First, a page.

It was daybreak on Tuesday when Putnam County Sheriff’s Deputy David Gunter eased his cruiser to a stop along an isolated stretch of Ga 16 east of Atlanta. A prison bus was idling along the side of the road and Gunter was the first to arrive.
A chilling scene greeted him: Two correctional officers were dead inside — one in the driver’s seat and the other next to him in the passenger’s seat.
Gunter tried to ask the remaining 31 prisoners on the bus, still restrained in waist chains and leg irons, what happened, but the sealed windows made it impossible to understand them. So he waited, with his rifle at the ready, until Sheriff Howard Sills arrived a few minutes later from his home just four miles away.
“Blood was running out of the bus onto the pavement,” Sills recalled.
So began one of the most intense manhunts in Georgia memory. It ended three days later when Ricky Dubose and Donnie Russell Rowe were apprehended after a high-speed chase — bullets flying — in rural Tennessee that shut down an interstate. Dubose and Rowe would eventually surrender. They’ll be extradited back to Georgia where they could face capital charges.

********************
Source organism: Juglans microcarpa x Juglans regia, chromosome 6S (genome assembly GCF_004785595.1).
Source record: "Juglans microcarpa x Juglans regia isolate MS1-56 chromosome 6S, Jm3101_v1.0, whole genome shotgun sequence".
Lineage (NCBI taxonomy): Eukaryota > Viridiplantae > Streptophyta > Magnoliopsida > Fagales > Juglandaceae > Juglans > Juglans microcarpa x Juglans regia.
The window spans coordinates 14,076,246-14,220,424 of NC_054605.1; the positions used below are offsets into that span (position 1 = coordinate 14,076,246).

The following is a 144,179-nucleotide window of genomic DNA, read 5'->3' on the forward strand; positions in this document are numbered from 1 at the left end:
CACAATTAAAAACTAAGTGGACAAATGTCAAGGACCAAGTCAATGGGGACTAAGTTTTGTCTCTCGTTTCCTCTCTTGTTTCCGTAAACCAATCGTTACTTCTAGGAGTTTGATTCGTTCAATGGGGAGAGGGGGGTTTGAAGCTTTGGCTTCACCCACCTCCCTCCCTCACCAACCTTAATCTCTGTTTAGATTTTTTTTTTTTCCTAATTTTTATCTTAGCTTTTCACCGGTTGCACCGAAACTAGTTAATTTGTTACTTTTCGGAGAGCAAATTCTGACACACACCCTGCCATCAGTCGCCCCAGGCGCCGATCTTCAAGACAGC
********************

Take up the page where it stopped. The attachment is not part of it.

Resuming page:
How Dubose and Rowe breached the security gate at the front of the bus that separates the inmates from the prison guards has not been publicly disclosed. Nor has it been explained how they slipped loose from handcuffs or shackles.
A video exists of the incident, authorities said, and a state investigation is underway to determine what went wrong. Such prisoner transports are commonplace, occurring every Tuesday and Thursday as the state shuttles offenders from lockup to lockup.
The brutal slayings of Sgt. Christopher Monica, 42, and Sgt. Curtis Billue, 58, quickly spurred a nationwide search for the two escaped inmates described as “dangerous beyond description” with nothing to lose.
The manhunt for the two — cellmates at Baldwin State Prison — would rapidly grow to involve hundreds of GBI agents, Department of Corrections employees, state troopers, FBI agents, U.S Marshals, local deputies and game wardens. More than 500 leads were run down.
Here is how the search and capture unfolded.
When Sills, a veteran lawman with a larger-than-life reputation, arrived at the scene, he had firefighters pry open the folding door of the bus that had been transporting prisoners to the Georgia Diagnostic and Classification Prison outside of Jackson.
Dubose and Rowe had kicked open the glass on the bus door to escape. And the gate that is supposed to separate the inmates from the guards was ajar, officials said.
Things moved quickly in the minutes and hours that followed. There was no telling where Dubose and Rowe had fled. The chase was on.